As we enjoyed a dinnertime nosh, we started talking about some of our favorite foodie TV hosts of all time.  It became apparent to me a long time ago that people’s tastes in television personalities are as varied as their tastes in clothing.  My mother, for instance, loves Martha Stewart (creepy), The Two Fat Ladies (weird and unhealthy) and Ina Garten (uber-annoying).  Then there are people who enjoy Guy Fieri (so I’m told) and Rachel Ray (I have no idea why).  One thing that the Everyman and I agreed on was how awesome it would be if they gave Ted Allen and Jeffrey Steingarten a show of their own.  It would be like a modern version of the odd couple… only foodie-focused.  It got me thinking about who would make my list of top TV personalities… so in no particular order, let’s find out, shall we?

1- James Barber - A perennial favorite in my household growing up, James Barber was a character that was easy to love.  Though it’s likely he was always pickled-drunk, he was entertaining and amusing, and had much to do with inspiring my love of cooking and food over the years.  To watch his show now is both reminiscent and horrifying; it’s a wonder that I never noticed how unsanitary cooking shows used to be back then.

2- Alton Brown - A man of many talents and one for all seasons.  Whether laughing along to bad jokes or skits on Good Eats, or being captivated by his Feasting on Asphalt (or Waves), Alton Brown is as approachable and charismatic a host as you could hope for.  He’s educational and fun, and seems like the kind of guy I’d like to talk to over a beer (if I drank beer).  I won’t comment on his appearances on Iron Chef America, because I like to pretend they didn’t happen.

3- Ted Allen - Trendy enough for the younger generation (due to his tenure on QEFTSG), but non-threatening enough that your grandmother could fall for him, Ted Allen is a lovable, foodie TV fixture.  I mourned the loss of him during season 5 of Top Chef, but was taken by his new Good-Eats-meets-Popular-Science show Food Detectives.  I hear great things about Chopped too, but have yet to see an episode here in ass-backwards Canada.  From what I’ve heard about it though, it sounds awfully similar to the show that personality #9 hosts.  Plus, he’s not nearly as creepy looking when he’s in motion! :)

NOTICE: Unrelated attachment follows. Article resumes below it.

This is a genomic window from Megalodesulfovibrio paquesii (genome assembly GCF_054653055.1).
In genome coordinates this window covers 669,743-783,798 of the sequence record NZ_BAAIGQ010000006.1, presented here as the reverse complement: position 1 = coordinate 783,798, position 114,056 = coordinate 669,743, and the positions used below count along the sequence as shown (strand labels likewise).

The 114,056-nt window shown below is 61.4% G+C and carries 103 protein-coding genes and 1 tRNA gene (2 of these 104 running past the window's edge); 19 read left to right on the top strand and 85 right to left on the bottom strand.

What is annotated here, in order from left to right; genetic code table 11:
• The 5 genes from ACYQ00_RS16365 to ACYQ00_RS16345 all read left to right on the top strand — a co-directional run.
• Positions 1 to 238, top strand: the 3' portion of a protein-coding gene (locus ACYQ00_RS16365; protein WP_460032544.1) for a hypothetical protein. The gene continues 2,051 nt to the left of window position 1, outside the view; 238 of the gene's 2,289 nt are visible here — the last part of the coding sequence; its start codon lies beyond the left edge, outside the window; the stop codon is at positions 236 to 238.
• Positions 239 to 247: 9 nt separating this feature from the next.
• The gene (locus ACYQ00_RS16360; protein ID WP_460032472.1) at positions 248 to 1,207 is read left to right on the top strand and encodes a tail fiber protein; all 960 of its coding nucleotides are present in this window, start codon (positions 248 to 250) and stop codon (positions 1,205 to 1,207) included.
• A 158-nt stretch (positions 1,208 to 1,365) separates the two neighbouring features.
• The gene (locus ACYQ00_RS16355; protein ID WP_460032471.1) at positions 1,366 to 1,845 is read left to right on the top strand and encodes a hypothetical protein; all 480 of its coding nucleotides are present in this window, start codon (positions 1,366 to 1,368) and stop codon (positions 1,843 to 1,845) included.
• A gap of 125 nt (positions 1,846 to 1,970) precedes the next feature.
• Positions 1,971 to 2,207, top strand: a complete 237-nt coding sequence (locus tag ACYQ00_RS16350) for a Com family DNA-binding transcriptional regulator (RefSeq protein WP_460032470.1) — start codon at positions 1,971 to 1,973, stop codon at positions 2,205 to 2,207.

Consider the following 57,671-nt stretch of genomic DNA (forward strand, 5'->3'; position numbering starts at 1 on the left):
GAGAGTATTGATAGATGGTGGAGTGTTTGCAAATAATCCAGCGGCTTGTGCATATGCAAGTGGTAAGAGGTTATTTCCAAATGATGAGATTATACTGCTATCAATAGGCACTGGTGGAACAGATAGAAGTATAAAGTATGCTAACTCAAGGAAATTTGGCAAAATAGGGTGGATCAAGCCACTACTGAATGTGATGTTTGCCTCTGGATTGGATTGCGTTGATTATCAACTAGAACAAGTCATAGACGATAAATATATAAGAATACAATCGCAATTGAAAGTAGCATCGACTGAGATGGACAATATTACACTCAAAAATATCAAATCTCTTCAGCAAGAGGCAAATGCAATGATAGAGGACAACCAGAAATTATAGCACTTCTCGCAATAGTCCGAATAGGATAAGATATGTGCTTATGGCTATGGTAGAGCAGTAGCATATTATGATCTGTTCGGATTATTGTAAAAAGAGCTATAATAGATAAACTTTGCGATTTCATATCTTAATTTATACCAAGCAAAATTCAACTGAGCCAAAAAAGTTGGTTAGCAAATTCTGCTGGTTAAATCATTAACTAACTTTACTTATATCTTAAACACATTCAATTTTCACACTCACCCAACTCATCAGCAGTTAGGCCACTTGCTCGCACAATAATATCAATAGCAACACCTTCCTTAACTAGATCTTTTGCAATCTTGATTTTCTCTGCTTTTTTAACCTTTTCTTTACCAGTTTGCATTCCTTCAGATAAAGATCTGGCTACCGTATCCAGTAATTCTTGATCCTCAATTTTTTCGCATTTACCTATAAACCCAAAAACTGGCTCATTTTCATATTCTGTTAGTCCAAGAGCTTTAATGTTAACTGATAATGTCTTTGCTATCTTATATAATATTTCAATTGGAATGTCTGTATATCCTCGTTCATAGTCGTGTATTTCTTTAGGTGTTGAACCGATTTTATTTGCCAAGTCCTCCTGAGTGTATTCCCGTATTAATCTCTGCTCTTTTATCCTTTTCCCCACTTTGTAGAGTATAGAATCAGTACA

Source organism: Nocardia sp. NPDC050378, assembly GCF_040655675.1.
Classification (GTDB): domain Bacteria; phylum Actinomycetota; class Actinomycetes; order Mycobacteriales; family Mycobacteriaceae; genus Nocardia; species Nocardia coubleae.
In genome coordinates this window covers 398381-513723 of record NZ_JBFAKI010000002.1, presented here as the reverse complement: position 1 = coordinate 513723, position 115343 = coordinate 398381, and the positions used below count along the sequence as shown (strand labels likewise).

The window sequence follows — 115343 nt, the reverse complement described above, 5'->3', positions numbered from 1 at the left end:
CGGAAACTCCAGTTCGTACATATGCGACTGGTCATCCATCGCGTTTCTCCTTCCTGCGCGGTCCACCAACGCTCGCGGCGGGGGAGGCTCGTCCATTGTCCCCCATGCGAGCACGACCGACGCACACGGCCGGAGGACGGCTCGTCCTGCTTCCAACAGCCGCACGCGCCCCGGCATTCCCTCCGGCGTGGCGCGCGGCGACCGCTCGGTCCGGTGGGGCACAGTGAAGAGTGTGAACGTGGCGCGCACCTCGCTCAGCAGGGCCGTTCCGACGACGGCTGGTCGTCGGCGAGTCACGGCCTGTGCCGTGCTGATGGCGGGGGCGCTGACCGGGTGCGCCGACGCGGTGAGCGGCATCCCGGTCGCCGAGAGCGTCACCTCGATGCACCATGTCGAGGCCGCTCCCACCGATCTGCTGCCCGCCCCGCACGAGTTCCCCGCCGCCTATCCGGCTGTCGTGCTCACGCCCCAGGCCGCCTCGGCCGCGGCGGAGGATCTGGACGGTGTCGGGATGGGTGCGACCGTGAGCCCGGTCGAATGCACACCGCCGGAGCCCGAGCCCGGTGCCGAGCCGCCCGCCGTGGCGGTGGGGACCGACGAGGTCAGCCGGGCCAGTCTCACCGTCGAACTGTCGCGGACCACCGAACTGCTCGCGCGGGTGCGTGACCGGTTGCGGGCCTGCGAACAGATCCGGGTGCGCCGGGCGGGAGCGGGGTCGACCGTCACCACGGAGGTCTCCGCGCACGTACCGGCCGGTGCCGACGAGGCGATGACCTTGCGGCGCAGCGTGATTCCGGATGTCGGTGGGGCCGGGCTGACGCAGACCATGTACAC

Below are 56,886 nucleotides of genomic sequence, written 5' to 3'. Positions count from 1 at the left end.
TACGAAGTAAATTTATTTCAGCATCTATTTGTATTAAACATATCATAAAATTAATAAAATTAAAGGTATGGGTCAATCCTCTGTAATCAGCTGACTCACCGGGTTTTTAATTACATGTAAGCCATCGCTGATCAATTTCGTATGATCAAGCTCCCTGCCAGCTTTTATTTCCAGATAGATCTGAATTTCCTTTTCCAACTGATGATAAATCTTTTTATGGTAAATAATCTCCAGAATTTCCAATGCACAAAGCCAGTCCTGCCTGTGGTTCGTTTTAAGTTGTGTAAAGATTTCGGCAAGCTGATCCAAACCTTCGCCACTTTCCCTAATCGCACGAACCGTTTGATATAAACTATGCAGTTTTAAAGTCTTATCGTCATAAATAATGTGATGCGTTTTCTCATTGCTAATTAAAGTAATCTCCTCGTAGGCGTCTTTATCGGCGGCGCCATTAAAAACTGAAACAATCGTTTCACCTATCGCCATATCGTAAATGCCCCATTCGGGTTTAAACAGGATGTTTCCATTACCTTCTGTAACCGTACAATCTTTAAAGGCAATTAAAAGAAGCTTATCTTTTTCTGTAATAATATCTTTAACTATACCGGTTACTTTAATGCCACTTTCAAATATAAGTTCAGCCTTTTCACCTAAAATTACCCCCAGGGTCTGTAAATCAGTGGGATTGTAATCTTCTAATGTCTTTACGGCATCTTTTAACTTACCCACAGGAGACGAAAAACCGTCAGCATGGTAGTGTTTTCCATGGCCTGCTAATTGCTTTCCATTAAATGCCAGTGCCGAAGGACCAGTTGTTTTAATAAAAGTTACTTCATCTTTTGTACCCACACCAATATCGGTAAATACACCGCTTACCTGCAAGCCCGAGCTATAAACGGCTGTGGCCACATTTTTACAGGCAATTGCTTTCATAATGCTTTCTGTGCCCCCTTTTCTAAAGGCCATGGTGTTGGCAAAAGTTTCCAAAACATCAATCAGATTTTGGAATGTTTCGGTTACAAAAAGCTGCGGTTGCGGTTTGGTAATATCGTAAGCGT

4- Jeffrey Steingarten - While he has yet to be granted a show of his own, his appearances on Iron Chef America are usually the only reason I’ll tune in.  I set the Tivo to record and fast forward to 15 minutes in – the point where they introduce the guest judges.  If Jeffrey’s on, chances are I’ll continue watching.  If Jeffrey and Ted Allen are there, I can’t not watch every gory moment.  The two of them together are like a train wreck that you just can’t tear yourself away from.  Never before has a curmudgeon been quite so entertaining, though I’m still trying to figure out how he managed to become so damn famous in the first place…


The Foodie 13 – Cookbooks

As promised earlier this week, we’re unveiling a new feature at Foodie and the Everyman today; book reviews and recommendations!

This also dovetails nicely with another addition to Foodie and the Everyman that I’ve started called The Foodie 13The Foodie 13 will be an ongoing series of lists about 13 really neat things in specific categories, that I intend to publish several times a month.  For our first Foodie 13, I thought I’d pick a subject that is near and dear to my heart; cookbooks!

So, without further adieu, and in no particular order, here are the 13 cookbooks I can’t live without:

1- Charcuterie by Michael Ruhlman and Brian Polcyn – There’s much that can be said about this great book, but primarily it’s the one I credit with sparking my carnivorous love affair.  After less than 10 minutes of paging through the book I was already plotting exactly where in my shoebox apartment I could fit a Bradley smoker.   Each new recipe I try from the book spurs me on to try even more.  A real winner.

2- Perfect Scoop: Ice Creams, Sorbets, Granitas and Sweet Accompaniments by David Lebovitz - A fantastic book laced with great recipes for enjoying the simple pleasure of homemade frozen desserts.  Since purchasing this book I’ve sampled approximately 20 of the recipes, and not one of them was bad.  The pear sorbet is definitely a recipe of note, as are the spicy, crinkled speculaas cookies, that are meant to be folded in to recipes but are amazing in their own right.

3- Local Breads by Daniel Leader - This is the most recent purchase on my list, so I can’t vouch for a very large percentage of the recipes yet.  From what I’ve already sampled and pored over pictures of though, it’s clear to me that this is a book worth having, as it conjures up an intense hunger every time I read it.  The pictures peppered throughout the book are colorful, rustic, and absolutely delicious.  And the Parisian daily bread is to die for, and as I’ve said before is worth the cost of the book alone.